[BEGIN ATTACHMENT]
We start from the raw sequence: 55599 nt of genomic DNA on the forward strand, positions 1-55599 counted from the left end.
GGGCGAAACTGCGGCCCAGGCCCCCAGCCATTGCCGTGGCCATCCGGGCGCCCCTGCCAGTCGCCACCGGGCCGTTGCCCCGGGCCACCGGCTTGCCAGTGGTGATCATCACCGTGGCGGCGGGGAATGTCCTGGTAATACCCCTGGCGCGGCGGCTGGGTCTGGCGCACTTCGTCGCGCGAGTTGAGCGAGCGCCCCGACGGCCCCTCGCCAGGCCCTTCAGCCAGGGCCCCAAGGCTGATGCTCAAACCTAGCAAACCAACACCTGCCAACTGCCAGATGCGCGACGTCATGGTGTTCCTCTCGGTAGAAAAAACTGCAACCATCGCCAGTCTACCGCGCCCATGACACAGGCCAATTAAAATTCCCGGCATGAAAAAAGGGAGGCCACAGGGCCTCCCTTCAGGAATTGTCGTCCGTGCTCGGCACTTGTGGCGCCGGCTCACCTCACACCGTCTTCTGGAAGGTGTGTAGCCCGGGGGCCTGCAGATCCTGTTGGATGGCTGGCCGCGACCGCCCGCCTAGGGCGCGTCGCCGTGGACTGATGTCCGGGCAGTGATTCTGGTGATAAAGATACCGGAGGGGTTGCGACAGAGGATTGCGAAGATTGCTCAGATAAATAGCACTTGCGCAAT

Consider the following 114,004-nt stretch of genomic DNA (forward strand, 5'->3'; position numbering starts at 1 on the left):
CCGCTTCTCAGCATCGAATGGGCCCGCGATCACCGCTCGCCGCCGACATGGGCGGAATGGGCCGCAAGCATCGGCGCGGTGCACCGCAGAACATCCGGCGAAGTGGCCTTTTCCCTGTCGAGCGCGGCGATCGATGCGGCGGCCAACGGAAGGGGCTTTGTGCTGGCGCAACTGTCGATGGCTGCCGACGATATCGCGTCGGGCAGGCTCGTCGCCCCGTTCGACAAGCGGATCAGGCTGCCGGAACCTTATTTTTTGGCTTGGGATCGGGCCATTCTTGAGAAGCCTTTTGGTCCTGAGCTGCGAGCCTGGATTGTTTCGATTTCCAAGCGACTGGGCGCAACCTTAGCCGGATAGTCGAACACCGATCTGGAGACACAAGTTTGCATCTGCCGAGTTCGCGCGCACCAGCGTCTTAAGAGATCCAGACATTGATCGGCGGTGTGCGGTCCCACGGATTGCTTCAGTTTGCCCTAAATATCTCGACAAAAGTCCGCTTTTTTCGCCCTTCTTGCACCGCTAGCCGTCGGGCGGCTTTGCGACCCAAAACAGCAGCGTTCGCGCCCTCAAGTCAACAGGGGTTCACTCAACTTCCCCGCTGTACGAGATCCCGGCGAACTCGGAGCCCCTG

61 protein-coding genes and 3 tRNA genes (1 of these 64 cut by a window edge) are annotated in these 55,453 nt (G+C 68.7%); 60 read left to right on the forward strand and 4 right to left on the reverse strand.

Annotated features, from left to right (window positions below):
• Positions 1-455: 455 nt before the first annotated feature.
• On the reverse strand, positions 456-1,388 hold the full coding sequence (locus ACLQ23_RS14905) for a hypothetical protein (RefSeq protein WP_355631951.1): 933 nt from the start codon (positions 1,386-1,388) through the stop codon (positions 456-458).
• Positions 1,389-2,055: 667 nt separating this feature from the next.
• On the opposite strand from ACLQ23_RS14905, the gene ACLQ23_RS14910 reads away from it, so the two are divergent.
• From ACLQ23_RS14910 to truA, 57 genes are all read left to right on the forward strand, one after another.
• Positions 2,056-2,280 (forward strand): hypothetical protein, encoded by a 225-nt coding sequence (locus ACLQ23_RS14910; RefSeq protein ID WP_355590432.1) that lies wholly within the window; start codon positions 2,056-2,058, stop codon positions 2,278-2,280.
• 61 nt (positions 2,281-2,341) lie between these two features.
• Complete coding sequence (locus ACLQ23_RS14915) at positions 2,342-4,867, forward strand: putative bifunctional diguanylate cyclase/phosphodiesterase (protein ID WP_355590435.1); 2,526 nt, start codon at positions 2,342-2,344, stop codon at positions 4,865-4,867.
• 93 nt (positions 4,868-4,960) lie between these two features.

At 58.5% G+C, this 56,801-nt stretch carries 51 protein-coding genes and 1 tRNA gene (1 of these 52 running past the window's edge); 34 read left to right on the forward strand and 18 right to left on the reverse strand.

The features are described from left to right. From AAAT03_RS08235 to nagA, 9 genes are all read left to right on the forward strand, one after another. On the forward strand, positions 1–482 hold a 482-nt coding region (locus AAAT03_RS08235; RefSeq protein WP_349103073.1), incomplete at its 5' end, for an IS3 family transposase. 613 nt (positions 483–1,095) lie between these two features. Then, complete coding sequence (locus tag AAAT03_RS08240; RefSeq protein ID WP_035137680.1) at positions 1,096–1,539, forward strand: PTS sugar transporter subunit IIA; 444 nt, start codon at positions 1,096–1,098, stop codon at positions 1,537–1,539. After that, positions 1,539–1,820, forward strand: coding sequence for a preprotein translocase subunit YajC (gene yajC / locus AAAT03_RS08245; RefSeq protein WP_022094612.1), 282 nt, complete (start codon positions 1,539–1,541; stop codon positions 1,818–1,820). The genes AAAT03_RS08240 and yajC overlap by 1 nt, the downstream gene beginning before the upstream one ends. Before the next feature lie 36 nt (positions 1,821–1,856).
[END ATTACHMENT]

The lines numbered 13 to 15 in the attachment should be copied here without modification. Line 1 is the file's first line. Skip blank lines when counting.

• 61 nt (positions 2,281-2,341) lie between these two features.
• Complete coding sequence (locus ACLQ23_RS14915) at positions 2,342-4,867, forward strand: putative bifunctional diguanylate cyclase/phosphodiesterase (protein ID WP_355590435.1); 2,526 nt, start codon at positions 2,342-2,344, stop codon at positions 4,865-4,867.
• 93 nt (positions 4,868-4,960) lie between these two features.